Did you ever find something that you hadn't seen in ages, and it brought back a flood of memories? This happened to me one day when I went snooping in our old junk pile out in the pasture.
My eyes fell upon a T-shaped gizmo, half buried in the sod. It was made of blacksmith iron and had a large square hole in the middle. A late pasture flower grew its way through the center of this thing, and was waving pretty-like in the wind. This rust colored pump holder was made for me 45 years ago by Leslie Slater, who farmed north of my place.
While digging this contraption, with a discarded dipper handle, my thoughts went back a long time ago when I had a lovely crop of wheat that was just standing there waiting to be beheaded.
It was a hot day. To the west, a storm was brewing. To my left, my combine was holding a motor that refused to run because it didn't like this hot environment. Next to the motor was an aging radiator that refused to keep its cool because its arteries were half plugged up. On my right was a sack sewer laying in a straw pile, rolling a homemade cigarette after I had told him to not smoke his darn weeds in the field. It was enough to drive a guy up a tree.
I just had to get my mortgage ridden crop to the warehouse so the bank could get their hands on it. What to do? That took some calculating. The radiator was already classified as a relic, so I didn't dare get blown out, as it would have hemorrhaged for sure. I found a water pump of unknown breed in the bottom of the chaff-filled tool box, and I thought of Leslie, the problem solver. With a feeling of desperation, I confronted Mr. Slater. That same evening, Leslie gave my combine motor a water pump implant.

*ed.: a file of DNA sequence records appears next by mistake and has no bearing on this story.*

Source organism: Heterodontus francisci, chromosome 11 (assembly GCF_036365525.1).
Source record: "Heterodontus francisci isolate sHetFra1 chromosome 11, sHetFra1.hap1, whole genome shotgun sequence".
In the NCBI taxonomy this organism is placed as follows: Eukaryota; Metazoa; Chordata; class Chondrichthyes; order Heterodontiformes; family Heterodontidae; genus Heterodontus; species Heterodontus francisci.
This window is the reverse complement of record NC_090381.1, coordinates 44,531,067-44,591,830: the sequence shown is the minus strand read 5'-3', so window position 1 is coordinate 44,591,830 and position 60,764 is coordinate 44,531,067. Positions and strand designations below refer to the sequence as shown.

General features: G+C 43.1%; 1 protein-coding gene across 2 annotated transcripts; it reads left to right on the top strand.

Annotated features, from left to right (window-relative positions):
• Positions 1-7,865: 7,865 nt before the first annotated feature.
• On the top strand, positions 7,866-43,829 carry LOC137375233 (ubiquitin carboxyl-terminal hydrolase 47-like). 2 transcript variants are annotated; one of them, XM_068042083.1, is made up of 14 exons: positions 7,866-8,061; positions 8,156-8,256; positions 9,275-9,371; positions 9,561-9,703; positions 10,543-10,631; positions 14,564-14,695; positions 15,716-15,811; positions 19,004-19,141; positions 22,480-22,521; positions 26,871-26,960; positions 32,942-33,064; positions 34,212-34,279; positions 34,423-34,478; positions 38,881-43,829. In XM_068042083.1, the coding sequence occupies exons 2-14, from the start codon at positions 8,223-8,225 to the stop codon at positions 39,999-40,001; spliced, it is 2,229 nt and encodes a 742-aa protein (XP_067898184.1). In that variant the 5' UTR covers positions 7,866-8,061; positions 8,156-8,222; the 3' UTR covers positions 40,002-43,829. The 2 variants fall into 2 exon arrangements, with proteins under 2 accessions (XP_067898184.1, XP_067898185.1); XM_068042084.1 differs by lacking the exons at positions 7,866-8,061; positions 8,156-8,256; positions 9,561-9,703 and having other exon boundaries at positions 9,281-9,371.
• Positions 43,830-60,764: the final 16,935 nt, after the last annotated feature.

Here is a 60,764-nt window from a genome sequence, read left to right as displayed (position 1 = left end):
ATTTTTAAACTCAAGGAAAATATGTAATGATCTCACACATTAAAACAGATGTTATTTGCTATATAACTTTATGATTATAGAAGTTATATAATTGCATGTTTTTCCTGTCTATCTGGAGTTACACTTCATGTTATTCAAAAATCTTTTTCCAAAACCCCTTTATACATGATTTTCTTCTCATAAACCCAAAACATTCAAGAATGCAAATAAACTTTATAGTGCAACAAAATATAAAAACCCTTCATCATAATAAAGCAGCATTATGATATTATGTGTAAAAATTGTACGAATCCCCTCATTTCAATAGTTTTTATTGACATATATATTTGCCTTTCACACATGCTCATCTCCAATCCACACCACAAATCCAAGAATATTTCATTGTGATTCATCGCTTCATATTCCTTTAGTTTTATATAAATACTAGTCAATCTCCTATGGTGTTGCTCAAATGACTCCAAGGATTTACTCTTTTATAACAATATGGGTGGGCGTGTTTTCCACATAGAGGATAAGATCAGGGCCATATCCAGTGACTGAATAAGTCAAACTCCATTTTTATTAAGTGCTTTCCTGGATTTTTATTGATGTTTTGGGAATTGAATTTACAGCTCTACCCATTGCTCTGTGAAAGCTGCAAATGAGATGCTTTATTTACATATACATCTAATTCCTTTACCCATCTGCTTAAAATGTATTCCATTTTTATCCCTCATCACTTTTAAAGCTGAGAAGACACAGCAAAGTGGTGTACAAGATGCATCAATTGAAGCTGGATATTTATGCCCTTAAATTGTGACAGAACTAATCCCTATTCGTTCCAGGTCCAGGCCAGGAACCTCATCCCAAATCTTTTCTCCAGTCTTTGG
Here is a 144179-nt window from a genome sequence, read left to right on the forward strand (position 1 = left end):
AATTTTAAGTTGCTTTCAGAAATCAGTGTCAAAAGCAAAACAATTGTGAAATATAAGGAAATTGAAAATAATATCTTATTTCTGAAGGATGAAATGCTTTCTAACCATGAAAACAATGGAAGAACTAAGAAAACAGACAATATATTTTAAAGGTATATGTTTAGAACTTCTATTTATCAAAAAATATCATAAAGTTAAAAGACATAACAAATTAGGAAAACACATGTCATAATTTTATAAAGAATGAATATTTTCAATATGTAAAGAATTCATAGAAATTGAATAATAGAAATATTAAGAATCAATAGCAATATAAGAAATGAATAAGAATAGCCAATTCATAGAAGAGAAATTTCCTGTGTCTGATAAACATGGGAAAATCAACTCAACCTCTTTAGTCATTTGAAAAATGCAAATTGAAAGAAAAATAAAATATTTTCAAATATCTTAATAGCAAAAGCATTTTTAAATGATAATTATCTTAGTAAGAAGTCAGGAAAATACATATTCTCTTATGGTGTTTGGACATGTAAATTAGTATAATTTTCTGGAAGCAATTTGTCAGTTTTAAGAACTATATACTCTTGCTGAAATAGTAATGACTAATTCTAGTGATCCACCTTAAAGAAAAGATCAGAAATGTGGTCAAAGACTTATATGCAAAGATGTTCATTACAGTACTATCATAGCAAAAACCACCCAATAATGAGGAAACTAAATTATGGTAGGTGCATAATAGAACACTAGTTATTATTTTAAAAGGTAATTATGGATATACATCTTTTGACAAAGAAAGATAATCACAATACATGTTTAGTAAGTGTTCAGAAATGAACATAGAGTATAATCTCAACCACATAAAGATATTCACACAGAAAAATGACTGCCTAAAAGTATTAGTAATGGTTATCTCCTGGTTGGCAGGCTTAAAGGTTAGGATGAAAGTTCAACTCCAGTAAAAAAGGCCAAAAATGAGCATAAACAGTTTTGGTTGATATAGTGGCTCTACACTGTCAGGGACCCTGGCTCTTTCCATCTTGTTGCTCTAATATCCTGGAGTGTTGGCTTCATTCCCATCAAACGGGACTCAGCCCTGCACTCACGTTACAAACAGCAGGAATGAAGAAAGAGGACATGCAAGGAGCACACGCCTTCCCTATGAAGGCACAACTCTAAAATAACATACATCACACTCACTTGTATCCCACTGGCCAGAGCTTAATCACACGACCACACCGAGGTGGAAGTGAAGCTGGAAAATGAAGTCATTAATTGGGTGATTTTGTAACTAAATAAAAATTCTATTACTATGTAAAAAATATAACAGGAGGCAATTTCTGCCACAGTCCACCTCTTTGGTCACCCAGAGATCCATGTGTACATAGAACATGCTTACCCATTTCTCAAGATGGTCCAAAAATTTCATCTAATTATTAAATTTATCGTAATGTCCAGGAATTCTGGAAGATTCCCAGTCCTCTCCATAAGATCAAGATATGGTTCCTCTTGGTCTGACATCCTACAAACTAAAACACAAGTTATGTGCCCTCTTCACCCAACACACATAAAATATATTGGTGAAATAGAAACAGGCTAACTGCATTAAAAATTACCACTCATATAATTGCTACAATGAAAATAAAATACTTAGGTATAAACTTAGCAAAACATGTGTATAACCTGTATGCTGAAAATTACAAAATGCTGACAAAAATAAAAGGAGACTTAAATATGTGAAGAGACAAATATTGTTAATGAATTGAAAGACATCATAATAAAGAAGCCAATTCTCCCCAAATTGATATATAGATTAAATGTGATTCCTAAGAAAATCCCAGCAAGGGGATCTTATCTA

Years later, Leslie seemed to thrive on solving mechanical problems, and soon spoiled his neighbors and friends by sacrificing his own work at times. He purchased the first experimental self-propelled combine that was put together by a harvester manufacturer. The company used a large wheel tractor and turned the thing around backwards so the drive wheels could be in front, where the factory guys hung a header. All the treshing stuff was stacked where they found room. A tower-like structure, on the side, held a bulk tank.
It was a mess, and certainly out of place, on Slater's scary hills. Les went to work with his wrenches and hammer to get the thing molded to suit his taste, making it possible for the grain to find its way to the bulk tank.
Another historical fact: During World War II, Leslie and I were two of the first to start a trend of dressing up the rather dreary harvest scene by adding young women. Sylvia took the responsibility of getting her dad's wheat to the elevator; and my sister-in-law, Edwina, was trucking for me, while Sugar was busy raising chickens, instead of kids.
Years later, I got to know another side of Leslie after he developed a punk heart. At a warehouse annual meeting, we were seated together in front of plates filled with the usual string beans, mashed potatoes, and ham. He seemed so grateful to be still among the living and developed a good philosophy about life.
He believed anyone recovering from a heart attack should learn to keep his cool. I agreed with him that temper didn't have any creative value except to make a fool out of yourself. Leslie then reached for a program sheet and scribbled this statement, " Make a speech when you are angry, and you will make the best speech you will ever live to regret."
His restricted activities brought out a hidden gift he had in the form of art. He was painting special scenes for the Lutheran and Methodist churches. As the program was ending that night, I couldn't help think, as Leslie was doodling on that piece of paper, that those same work-worn fingers could now paint a delicate flower.
It's been a decade now since Leslie cashed in. Unfortunately, his beat-up heart didn't give him the added time to fulfill some of the retirement years that we all hope to enjoy.